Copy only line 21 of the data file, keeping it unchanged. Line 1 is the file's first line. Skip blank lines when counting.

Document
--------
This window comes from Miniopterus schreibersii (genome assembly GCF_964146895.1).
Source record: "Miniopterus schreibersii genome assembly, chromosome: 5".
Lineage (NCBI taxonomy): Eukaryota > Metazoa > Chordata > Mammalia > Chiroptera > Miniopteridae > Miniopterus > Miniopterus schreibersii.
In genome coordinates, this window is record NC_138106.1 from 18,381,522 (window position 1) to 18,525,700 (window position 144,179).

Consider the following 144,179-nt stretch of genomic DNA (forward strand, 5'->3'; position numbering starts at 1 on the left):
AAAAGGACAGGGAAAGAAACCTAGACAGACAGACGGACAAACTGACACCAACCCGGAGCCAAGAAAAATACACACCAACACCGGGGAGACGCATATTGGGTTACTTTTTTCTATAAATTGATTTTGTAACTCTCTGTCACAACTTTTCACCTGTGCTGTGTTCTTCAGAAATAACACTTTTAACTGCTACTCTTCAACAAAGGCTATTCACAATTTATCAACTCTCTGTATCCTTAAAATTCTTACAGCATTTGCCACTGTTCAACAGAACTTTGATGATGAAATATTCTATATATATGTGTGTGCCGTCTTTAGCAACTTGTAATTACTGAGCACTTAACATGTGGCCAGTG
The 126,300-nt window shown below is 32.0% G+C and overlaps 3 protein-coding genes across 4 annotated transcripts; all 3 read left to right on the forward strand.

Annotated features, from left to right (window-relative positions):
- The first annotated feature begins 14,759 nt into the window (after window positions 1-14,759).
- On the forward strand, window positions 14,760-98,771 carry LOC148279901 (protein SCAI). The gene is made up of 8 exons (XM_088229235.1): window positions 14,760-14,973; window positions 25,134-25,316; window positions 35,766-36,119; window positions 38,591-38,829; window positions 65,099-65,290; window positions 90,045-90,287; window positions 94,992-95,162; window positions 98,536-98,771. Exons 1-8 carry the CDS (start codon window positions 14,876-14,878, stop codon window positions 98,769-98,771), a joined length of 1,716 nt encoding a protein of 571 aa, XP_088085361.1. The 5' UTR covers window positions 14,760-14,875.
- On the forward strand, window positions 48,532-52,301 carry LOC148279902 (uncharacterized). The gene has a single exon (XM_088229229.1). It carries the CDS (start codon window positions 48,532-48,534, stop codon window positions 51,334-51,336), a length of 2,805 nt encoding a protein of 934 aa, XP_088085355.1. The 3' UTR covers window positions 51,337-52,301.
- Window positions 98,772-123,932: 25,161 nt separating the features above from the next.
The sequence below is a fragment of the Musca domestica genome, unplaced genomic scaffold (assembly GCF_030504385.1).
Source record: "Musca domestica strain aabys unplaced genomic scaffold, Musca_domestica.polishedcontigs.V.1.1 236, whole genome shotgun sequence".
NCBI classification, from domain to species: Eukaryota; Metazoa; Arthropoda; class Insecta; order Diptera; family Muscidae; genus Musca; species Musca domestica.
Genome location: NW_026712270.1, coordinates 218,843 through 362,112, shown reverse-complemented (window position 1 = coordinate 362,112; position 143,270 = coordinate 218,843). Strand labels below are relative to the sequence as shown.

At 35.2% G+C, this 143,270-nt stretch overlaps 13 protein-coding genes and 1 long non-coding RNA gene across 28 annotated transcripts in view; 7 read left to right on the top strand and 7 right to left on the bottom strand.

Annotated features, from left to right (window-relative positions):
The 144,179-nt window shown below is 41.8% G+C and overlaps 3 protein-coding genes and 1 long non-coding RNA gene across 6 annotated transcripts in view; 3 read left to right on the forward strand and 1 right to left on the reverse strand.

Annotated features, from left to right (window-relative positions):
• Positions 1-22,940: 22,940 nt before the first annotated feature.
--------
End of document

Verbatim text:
• Positions 1-22,940: 22,940 nt before the first annotated feature.